Market research is commonly used for consumer packaged goods products, new technology products (especially apps right now), and it’s often employed to gauge the effectiveness of service-based companies. Using techniques that include in-depth interviews, focus groups, and ethnographic studies (including online, mobile, and in-person), market researchers are able to understand how people use products, ideate ways to improve products, and fill in gaps in service and delivery.
The healthcare industry provides both services and products, yet market research is not often enough a priority for both healthcare providers and companies that develop products and technology for healthcare.
Which is too bad.
The healthcare industry – at its fundamental level – is about serving people and providing care. People are the heart of the end services, and the best, most proven way to understand people is by talking to people – using qualitative market research methodologies. Many hospitals and healthcare technology companies employ surveys, but surveys alone simply aren’t enough to get at the core of how people look for healthcare providers, what people experience while receiving care, and how healthcare products and technology are used and work.
Here are a few techniques that we employ in the healthcare setting to conduct people-to-people market research.
In-depth interviews in healthcare settings
In-depth interviews are one of the more popular market research methodologies used in the healthcare field. Instead of interviewing people in a group setting, as we do in focus groups, in-depth interviews are one-on-one interviews, either in-person or over the phone. They can last anywhere from 20 minutes to over an hour, and they allow the researcher to go into more detail with a single participant, while protecting the person’s privacy. Due to the sensitive nature of health topics, in-depth interviews are a great format to speak to people confidentially and get their opinions on healthcare topics, ranging from how they use services, to details about their health concerns. In a typical study, we will interview anywhere from 10-50 participants.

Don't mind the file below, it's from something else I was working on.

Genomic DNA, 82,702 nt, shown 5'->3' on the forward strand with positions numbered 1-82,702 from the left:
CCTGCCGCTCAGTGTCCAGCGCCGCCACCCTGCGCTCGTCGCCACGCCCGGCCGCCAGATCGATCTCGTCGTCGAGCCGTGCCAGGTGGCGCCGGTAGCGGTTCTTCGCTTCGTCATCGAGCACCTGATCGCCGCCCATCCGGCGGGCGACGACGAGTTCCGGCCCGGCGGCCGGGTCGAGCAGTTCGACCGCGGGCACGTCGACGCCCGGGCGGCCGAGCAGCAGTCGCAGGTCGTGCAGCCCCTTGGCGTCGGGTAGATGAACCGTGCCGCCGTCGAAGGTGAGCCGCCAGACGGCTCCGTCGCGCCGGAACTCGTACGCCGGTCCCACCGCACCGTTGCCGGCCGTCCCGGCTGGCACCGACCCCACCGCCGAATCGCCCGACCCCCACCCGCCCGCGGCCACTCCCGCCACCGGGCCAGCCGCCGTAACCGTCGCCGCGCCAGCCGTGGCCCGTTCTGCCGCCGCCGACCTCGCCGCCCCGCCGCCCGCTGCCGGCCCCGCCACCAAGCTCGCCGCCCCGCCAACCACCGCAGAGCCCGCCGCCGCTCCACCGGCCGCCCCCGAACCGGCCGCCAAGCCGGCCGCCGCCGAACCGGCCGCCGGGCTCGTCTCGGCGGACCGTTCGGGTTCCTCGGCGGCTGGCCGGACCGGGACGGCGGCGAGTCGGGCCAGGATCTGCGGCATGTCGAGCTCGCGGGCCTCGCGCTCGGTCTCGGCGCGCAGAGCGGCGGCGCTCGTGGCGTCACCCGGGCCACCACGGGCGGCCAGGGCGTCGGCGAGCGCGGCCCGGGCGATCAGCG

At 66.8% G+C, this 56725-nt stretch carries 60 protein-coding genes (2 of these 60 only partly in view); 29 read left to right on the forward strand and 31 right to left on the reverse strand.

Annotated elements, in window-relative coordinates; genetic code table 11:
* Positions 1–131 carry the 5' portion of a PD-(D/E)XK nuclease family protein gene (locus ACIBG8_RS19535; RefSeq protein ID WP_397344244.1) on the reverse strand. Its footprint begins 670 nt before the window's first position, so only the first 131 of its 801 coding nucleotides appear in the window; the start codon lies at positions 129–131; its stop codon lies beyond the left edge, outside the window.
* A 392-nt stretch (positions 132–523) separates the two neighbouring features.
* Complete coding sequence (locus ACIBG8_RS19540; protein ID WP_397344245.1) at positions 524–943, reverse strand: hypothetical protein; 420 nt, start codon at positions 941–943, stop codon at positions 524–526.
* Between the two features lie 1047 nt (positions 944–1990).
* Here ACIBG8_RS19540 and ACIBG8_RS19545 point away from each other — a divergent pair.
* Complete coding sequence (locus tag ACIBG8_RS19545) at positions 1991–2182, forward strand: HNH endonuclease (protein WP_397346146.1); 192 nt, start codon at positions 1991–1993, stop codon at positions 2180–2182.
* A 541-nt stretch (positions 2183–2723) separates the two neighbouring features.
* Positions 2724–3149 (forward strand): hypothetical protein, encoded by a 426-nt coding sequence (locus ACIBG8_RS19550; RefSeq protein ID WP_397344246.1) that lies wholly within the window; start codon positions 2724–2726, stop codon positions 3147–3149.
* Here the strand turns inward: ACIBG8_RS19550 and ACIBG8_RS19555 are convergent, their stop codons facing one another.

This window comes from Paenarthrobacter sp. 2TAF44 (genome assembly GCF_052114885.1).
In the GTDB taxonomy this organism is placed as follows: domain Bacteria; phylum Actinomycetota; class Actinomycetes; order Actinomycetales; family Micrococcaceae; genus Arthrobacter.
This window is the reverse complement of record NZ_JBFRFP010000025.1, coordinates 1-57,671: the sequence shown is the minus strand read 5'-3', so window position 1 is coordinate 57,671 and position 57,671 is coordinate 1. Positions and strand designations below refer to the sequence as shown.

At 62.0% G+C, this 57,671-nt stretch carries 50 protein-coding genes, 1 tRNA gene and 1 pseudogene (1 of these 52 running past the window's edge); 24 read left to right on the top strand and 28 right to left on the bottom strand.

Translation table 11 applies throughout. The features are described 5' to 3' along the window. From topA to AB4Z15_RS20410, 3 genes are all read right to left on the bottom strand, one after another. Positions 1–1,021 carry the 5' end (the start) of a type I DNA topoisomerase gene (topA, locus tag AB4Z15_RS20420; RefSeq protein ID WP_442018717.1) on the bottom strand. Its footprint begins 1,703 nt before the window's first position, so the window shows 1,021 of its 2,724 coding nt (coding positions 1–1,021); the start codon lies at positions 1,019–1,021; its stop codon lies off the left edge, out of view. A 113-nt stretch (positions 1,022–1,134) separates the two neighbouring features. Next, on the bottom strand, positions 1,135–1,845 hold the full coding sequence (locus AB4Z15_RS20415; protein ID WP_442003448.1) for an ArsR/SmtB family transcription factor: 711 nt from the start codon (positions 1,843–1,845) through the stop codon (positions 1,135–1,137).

Ethnographic research in healthcare settings
Ethnographic research is another common methodology used in the healthcare field. Ethnographic research can be done in-person, or by employing mobile and online tools. Adapted from anthropology and sociology, ethnographies are “field” studies that rely on observation and interviews so that we can see how people use products, interact with technology, and seek out and use services. Because of the observational nature, the field researcher is able to record actions as well as participant feedback. It’s a more reliable method than recall – as people’s memories tend not to be highly accurate when recalling past events. For some studies, we may even combine customer journey mapping, where we observe how people use a healthcare provider’s website, for example, in conjunction with how people seek out services from providers using other means, such as phone referrals or asking friends and family members about healthcare concerns.
Focus groups in healthcare settings
The third market research methodology we use in healthcare settings is focus groups. Focus groups are particularly useful in the new product-creation stage. For example, if a healthcare technology or product company is seeking ideas from consumers (either B2B or B2C) about what to incorporate into a product or service, the group-brainstorming format of focus groups leads to ideation and input that we couldn’t otherwise tease out from individual interviews alone. Often, we’ll do a hybrid study using focus groups and ethnography studies, allowing us to observe people in their natural settings, and then bring a group together to further brainstorm product and service development ideas.
In “people-centered” industries, market research is a must
As the healthcare industry becomes more specialized, streamlined, and consolidated, companies are increasingly looking for ways to improve service and add tailored-products. Market research – qualitative market research – relies on person-to-person interview and observation techniques, making it the most effective way to understand how people use and consume products and services.